costs considerably more to lay down a
bale of cotton at a New England factory
than it does to place our manufactured
goods in the market at Philadelphia, and
besides the bulk of our products can be
sold at the South, thus saving tho entire
item of freight. Nor is this the sole ad
vantage we possess; others equally impor
tant are well known and appreciated by
those who manage the Southern factories.
We believe that no Northern capitalist
has ever lost money invested in a SoutL-
sustained nulcss it was based' ozr EandV
some profits, and factories are springing:
up an lurougn tne South. This inspires
us witb hope for the future of Xbrth Car-
oiiua, tor no Southern State is more fa- !
vorably situated than we are for the suc
cessful prosecution of this industry.. Wo
are within the cotton belt and have1 the-
best climate m America. Livimr ehi-an.."
aud the people steady, iadirstriomr nV.
thrifty. We are the most prosperous of
the Southern States. Our State is cut up
wim streams auording unbounded water-
power. Prof. Kerr has mad a nfni?
statement of the power of oar rivers. Be
ginning wuh the Roanoke River we have-
an aggregate for the part of the river ly
ing in this State of 70,000 horse powev
which is double as much as the wholo
utilized force of the State. - - :
- Tar River hasjibt been; eawared, bat :
its force above the Wilmington te- Wel
don Railroad is not less than 8,000 to 10,
000 hose power. The Neuse, near Ral
eigh, gives a force of twenty-two horse
power per foot, which will inakeibr the
whole river and its tributaries above
Goldsboro, about the same aggregate a
Haw River is the only stream In this
quarter of the State which has received
anything like adequate appreciation. , It
turns more spindles than any other river
in the State. Tbe force of this stream is
not less than 40,000 horse power and
that of Deep River, above its confluence
with the Haw, is nearly as much, and the1,
total of these and of the Capo Fear, with4
its other principal affluents, will not be
less than 130,000 to 140,000 horse power.
The Yadkin has 255,000 horse power,' a
force capable of turning all tho 10,000,
000 spindles in the United" States. Its
tributaries would add at least 20 percent,
to this estimate, giviuga grand total of
300,000. TlnrCatawba, with its chief tri
butaries, will give more than 250,000
Wc have not space to go through -the
list, but the Professor states that the ag
gregate water power of the State is aboafc
3,500,000 horse power, and this force is
distributed over the entire area of the
State, with the exception of a few sea
board counties, aud is thus brought into
juxtaposition with whatsoever raw mate
rials or other advantageous conditions
may be found in any part of its territory.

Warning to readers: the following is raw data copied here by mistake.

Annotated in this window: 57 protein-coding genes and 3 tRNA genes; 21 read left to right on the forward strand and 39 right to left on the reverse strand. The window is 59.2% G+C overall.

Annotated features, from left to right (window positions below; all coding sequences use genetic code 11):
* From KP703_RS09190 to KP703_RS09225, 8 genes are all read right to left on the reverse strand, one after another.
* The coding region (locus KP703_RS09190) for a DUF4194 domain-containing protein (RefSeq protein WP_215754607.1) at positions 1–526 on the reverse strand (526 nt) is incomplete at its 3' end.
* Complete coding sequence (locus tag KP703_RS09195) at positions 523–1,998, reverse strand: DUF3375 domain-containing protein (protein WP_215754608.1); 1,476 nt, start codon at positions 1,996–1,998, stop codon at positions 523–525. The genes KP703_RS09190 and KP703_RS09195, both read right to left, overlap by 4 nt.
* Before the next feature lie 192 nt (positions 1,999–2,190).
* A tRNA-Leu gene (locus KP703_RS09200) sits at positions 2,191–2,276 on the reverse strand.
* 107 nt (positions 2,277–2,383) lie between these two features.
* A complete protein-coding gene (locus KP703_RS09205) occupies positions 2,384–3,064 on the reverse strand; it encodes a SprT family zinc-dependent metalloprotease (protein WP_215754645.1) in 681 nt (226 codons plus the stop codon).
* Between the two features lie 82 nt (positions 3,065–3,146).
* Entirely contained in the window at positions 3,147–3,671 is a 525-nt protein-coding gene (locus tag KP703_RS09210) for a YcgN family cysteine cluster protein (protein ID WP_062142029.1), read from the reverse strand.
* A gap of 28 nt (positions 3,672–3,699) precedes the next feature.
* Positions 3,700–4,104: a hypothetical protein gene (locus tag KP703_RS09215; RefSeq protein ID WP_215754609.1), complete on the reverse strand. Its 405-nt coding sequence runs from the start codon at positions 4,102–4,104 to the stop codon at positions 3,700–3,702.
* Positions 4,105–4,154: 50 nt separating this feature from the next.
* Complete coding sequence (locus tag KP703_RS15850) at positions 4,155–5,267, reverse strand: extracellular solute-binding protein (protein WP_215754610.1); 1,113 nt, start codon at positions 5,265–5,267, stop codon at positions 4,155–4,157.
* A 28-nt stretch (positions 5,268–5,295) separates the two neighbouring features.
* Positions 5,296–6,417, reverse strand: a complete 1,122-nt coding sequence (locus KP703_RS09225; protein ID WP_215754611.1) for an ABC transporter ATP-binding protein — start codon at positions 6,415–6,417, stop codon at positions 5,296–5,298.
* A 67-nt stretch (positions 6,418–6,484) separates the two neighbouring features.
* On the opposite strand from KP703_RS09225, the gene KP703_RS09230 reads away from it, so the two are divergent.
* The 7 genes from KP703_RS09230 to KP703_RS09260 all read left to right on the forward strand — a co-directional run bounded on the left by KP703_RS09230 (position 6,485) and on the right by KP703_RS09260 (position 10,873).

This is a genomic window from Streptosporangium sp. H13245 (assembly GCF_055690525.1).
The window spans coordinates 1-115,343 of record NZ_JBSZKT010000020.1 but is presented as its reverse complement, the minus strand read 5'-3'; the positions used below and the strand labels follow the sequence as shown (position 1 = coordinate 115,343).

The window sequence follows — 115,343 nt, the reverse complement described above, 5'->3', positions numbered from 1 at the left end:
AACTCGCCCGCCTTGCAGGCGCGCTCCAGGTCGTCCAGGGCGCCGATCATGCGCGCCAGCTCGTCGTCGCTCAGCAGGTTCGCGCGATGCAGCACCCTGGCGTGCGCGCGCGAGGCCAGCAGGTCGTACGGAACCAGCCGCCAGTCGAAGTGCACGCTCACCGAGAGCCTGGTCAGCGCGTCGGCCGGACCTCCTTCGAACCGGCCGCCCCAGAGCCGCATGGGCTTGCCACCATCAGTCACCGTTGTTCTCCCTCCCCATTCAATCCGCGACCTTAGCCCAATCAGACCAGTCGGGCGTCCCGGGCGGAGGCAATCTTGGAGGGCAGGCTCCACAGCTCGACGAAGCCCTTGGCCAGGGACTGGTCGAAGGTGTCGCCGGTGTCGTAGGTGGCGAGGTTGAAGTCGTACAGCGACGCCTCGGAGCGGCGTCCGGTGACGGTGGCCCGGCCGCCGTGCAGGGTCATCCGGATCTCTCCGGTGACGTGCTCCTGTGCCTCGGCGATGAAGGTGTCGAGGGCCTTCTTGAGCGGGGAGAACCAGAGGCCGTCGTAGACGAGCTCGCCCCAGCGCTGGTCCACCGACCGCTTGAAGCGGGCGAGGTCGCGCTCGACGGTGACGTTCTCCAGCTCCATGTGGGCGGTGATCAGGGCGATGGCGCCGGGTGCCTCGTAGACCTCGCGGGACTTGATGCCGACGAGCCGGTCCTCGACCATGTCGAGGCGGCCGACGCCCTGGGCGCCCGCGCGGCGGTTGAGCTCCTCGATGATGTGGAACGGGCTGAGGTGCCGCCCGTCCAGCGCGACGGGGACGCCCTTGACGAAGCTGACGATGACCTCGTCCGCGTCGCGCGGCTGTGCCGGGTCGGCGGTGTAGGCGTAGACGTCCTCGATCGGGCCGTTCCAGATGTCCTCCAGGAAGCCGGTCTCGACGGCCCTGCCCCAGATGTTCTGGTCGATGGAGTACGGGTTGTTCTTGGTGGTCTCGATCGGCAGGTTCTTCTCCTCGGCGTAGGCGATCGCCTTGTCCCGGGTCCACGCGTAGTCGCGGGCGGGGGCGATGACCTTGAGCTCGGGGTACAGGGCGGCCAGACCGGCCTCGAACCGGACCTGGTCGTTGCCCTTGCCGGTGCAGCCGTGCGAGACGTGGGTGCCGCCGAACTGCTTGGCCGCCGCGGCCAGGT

This is equal to the total power, water
and steam, employed by all the manufac
turing industries of GreaV Britain, tho
foremost manufacturing nations, and con
siderably exceeds that of the United
States. -Estimated in another way, it is
equal to tho power which would be pro
duced by the combustion of nearly 4,000,
000 tons of coal per anuiun.
The time is coming when these natural
advantages will be utilized, and we hope
at an early-day to see mills dotted along
our streams and millions of dollars annu
ally realized as the profit of our . milling
industries. Xctcs d- Observer.
The matrimonial problem proves a
very troublesome one to newly mar
ried men whose finances become ex
hausted before the liouse-furnishing
is completed. A society to encourage
those who timidly hesitate on the
brink of matrimonyonging to plunge
in but dreading the expense, has been
founded in Cincinnati. It is called.
"The Matrimonial Benefit Company,"
and the members are each charged art j
inifiation fee of five dollars. When
a member marries, his associates each
contribute 'one dollar to a fund, and
this is given to him to smooth the fi
nancial pathway to connubial happi
ness. As there are twelve hundred
members, the happy man" starts on
.his matrimonial career with at least
twelve hundred dollars.
A tree bearing thirty bushels of
apples is really sustaininglialf atoaof
water, for water constitutes about
eighty-five er cent, of apples.
A brick of gold measuring twelve
by seven by four inches is worth
about $75,000. Such a brick .repre-
sents one month's product of one ef
the hvdraulic mine of California. '
The rings noticed fn the wood ef a
tree cut across have been considered "
an index of the age of the tree jcoun
tine one ring for each year, but thU
rdoes not hold iu all species. A tree
eighteen years old has shown, when
cut, thirty-six distinct rings? ?
In the vineyards of Southern France1
and Italy snails aae "cultivated," or i
rather fattened and fitted, for food,
and Baron liarthelemy prepares snail
svrup and snail bonbons which he
coiHiders valuable as a remedy for
bronchitis and asthma.
Nerve impulses are conducted along
thenerves very slowly in comparison
to the speed of electricity along a p
per wim. The latter travelsVixteen
million-times as fast as nerve impulse,
and y?t the nerve impulse travels
with the speed of the fastest rciJroad